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Plot Workshop
Plot is no more than footprints left in the snow after your characters have run by on their way to incredible destinations. Ray Bradbury, Zen in the Art of Writing: Essays on Creativity.

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Has your plot thickened to the consistency of a weakened iced tea?  The thickness of your plot is usually measured by the relationship between the main plot and subplots. Imagine the plot of your story as a bridge crossing a great ravine. What makes a sturdy bridge are the structural supports, or in this case, the subplots.  Subplots may be subordinate in nature, but they are essential to give the main story line stregnth and momentum, they also add complexity to the story and clarify ideas in its thematic structure. 

How to create effective subplots? Look at your characters' motives and implied needs. Create ways in which their motives are supported by their needs. These needs will be interpreted by the reader, (remember, needs are implied, not explicit) and relationships will automatically intertwine with other characters or events. For instance, when writing stories that are ironic or comic in nature, subplots will try to show how disparate characters share common bonds or problems. A good subplot will repeat or contrast an idea or theme throughout the story (without being too conspicuous) and climax before or after the main climax.
Subplots will sometimes become the main plot of the story. You may start with a detective story that has a love interest as a sub plot, and by the end of the work, the love story becomes the main plot at the climax. Sometimes  this  happens  unintentionally through the writing process, but many times it is through the manipulation of the plot/subplots.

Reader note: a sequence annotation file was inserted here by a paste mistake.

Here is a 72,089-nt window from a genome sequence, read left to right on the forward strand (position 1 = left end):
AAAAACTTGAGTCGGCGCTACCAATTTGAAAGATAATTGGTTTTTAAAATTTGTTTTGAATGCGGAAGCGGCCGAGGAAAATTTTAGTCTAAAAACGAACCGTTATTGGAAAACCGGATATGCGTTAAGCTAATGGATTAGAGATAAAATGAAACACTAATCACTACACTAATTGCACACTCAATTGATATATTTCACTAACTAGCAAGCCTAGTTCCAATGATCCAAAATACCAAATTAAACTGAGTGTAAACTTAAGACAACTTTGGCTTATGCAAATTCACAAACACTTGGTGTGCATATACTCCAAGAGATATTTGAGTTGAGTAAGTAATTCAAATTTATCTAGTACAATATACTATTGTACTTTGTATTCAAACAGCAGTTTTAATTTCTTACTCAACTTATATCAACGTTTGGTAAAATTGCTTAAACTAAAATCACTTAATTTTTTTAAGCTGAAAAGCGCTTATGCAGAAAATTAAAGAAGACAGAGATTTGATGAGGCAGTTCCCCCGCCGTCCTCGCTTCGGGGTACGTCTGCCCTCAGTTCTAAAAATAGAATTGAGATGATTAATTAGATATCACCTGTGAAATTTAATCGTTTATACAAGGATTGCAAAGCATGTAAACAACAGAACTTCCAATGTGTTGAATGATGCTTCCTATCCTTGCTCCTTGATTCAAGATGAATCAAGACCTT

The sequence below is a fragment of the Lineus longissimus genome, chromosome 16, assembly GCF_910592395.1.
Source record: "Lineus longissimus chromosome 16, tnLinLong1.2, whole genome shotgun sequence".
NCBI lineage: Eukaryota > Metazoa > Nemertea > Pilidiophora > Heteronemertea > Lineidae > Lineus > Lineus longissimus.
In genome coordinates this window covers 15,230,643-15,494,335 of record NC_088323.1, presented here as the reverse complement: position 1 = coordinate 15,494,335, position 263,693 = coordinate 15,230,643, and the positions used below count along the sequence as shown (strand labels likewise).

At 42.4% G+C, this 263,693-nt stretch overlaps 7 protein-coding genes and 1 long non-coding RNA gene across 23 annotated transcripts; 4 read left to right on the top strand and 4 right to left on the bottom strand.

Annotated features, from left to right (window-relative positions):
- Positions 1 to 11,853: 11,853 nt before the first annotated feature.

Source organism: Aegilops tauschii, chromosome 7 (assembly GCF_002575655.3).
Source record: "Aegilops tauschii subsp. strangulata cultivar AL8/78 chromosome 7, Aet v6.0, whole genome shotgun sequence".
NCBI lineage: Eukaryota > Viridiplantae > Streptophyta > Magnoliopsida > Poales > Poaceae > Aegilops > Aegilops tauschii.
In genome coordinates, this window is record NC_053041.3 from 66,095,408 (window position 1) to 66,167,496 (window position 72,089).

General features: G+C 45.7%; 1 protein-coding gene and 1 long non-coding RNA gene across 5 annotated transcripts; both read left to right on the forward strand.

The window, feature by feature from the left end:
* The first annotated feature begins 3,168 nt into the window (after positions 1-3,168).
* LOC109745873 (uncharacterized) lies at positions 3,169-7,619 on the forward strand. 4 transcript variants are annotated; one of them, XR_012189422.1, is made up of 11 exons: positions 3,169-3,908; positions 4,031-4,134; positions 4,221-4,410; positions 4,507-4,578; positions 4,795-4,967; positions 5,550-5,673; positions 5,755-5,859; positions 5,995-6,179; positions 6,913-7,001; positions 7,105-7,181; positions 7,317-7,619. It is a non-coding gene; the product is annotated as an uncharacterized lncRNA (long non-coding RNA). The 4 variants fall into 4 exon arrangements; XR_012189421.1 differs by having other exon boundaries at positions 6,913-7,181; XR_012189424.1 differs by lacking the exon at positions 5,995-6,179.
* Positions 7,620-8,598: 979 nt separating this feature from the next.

Write down the main plot of your story in one sentence.  Create a list of the subplots and the characters or events that are involved with them.  Switch the subplots with the main plot and see what happens to the story's structure, characters' motives, or events. How is the tension or conflicts structured? Is the main plot lacking in these elements that can become a driving force in your story? Create tension in one or more subplots by having the main character fail at something. How does this relate to the main story? Perhaps your character is succeeding with the main plot, but he is a failure at love, at work, or with his family. Reverse the failures. Instead of letting him win in the end, let him fail, but let the subplots have positive conclusions. The fail/succeed relation-ship between the main plot and subplots create a balanced ending in the story. 

The charm, one might say the genius, of memory is that it is choosy, chancy and temperamental; it rejects the edifying cathedral and indelibly photographs the small boy outside, chewing a hunk of melon in the dust. Elizabeth Bowen, Vogue"
Add Irony to your story by having a character misinterpret a situation and act upon this misconception. You may want the readers to be aware of the misconception, or perhaps not. The consequences of this action can create a twist to the tale. 

...and when you're untwisted, let's move on to Creativity Workshop